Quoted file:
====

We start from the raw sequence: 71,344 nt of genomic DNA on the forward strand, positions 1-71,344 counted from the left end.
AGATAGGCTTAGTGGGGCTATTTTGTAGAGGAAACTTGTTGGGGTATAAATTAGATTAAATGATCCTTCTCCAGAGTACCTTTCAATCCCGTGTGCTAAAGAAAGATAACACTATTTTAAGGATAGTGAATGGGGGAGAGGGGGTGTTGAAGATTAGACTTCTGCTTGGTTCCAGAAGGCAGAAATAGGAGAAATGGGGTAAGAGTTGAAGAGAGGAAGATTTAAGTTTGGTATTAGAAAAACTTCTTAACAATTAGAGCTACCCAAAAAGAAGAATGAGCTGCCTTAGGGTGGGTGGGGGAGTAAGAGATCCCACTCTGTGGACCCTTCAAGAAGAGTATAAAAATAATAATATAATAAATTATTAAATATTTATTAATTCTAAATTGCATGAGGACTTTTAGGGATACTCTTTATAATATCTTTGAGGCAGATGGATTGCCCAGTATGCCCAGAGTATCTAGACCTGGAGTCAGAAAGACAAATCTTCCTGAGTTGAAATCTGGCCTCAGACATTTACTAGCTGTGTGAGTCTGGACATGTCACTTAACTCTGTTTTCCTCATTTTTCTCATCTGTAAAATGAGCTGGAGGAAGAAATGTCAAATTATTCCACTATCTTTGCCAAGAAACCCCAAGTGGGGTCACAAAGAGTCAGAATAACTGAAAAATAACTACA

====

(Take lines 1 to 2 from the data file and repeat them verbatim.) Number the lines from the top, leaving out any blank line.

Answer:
We start from the raw sequence: 71,344 nt of genomic DNA on the forward strand, positions 1-71,344 counted from the left end.
AGATAGGCTTAGTGGGGCTATTTTGTAGAGGAAACTTGTTGGGGTATAAATTAGATTAAATGATCCTTCTCCAGAGTACCTTTCAATCCCGTGTGCTAAAGAAAGATAACACTATTTTAAGGATAGTGAATGGGGGAGAGGGGGTGTTGAAGATTAGACTTCTGCTTGGTTCCAGAAGGCAGAAATAGGAGAAATGGGGTAAGAGTTGAAGAGAGGAAGATTTAAGTTTGGTATTAGAAAAACTTCTTAACAATTAGAGCTACCCAAAAAGAAGAATGAGCTGCCTTAGGGTGGGTGGGGGAGTAAGAGATCCCACTCTGTGGACCCTTCAAGAAGAGTATAAAAATAATAATATAATAAATTATTAAATATTTATTAATTCTAAATTGCATGAGGACTTTTAGGGATACTCTTTATAATATCTTTGAGGCAGATGGATTGCCCAGTATGCCCAGAGTATCTAGACCTGGAGTCAGAAAGACAAATCTTCCTGAGTTGAAATCTGGCCTCAGACATTTACTAGCTGTGTGAGTCTGGACATGTCACTTAACTCTGTTTTCCTCATTTTTCTCATCTGTAAAATGAGCTGGAGGAAGAAATGTCAAATTATTCCACTATCTTTGCCAAGAAACCCCAAGTGGGGTCACAAAGAGTCAGAATAACTGAAAAATAACTACA